as Gossiping Girl
Karissa C. Tynes
as Other Girl
Eve Harlow
as Goth Girl
Michael Brock
as Goth Boy
Genevieve Buechner
as Goth Girl #2
Adrian Hough
as Colin's Dad
Gabrielle Rose
as Colin's Mom
Bill Fagerbakke
as Jonas' Dad
Marilyn Norry
as Jonas' Mom
Cut Chemist
as DJ at Dance
Zoe Laliberté
as Candlelight Vigil Singer
Chelsey Smith
as Candlelight Vigil Singer
Whitney Chow
as Candlelight Vigil Singer
Michael Orstad
as Candlelight Vigil Singer
Ed Anders
as Orderly
Roxanne Wong
as Patient #1
Diane Dutra
as Patient #2
Maya Toews
as The Creepy Hand
View All

News & Interviews for Jennifer's Body

Critic Reviews for Jennifer's Body

All Critics (198) | Top Critics (45) | Fresh (87) | Rotten (111)

  • Not without its problems, but it is an enjoyable romp.

    Mar 29, 2019 | Full Review…

    Mark Kermode

    BBC.com
    Top Critic
  • But while the movie is almost always pleasing, it never develops very much momentum.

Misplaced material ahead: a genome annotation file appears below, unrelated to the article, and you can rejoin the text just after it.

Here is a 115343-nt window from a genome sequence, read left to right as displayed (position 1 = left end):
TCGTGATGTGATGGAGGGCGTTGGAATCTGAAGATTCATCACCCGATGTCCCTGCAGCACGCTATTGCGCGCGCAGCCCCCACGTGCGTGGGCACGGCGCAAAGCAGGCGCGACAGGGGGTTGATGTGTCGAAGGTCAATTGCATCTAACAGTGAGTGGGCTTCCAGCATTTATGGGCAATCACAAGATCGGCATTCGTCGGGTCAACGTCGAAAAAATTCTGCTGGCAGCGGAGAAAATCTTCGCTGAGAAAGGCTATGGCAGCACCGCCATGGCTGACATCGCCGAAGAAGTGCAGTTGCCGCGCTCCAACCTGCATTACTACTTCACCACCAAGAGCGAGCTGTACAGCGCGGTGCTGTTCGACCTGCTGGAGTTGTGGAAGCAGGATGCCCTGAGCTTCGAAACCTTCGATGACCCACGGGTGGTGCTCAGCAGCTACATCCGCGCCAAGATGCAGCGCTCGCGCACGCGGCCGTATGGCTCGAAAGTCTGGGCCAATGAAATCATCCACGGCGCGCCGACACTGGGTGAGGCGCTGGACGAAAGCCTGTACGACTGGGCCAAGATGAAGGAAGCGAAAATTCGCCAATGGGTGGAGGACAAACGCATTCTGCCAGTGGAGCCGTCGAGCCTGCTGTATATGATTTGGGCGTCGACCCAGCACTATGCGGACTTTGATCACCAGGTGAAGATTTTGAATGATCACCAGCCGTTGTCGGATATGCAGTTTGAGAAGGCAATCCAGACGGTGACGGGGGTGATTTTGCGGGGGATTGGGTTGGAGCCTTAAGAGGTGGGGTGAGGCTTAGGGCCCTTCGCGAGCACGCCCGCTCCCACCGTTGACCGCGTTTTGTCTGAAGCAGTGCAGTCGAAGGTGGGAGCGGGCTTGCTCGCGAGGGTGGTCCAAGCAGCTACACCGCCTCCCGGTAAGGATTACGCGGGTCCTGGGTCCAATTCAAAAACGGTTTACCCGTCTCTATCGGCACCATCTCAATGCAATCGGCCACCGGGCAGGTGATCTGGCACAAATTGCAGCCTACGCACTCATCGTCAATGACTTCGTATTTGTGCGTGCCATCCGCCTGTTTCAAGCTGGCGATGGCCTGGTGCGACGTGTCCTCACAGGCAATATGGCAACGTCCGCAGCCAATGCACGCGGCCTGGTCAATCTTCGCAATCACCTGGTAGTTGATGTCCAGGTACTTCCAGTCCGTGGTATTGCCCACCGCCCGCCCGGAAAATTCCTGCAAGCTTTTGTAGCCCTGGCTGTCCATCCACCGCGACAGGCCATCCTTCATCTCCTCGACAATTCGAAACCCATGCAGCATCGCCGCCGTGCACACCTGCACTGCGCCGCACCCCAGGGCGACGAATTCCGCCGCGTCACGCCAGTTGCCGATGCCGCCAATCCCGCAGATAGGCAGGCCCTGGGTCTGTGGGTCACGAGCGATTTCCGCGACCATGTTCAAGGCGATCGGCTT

Mar 28, 2019 | Full Review…
  • The bitingly smart, funny teen-speak is carried over from "Juno," along with sharp pop culture references and a sassy feminist attitude, but the million-dollar question has to be: Is it scary? Only occasionally, I'm afraid.

    Mar 28, 2019 | Full Review…

    Tom Charity

    CNN.com
    Top Critic
  • By tapping in to the same vein of 'hormonal horror' as the excellent 'Ginger Snaps', this offers a witty, subversive look at the darker side of teen friendship.

    Nov 6, 2009 | Rating: 4/5 | Full Review…

    Nigel Floyd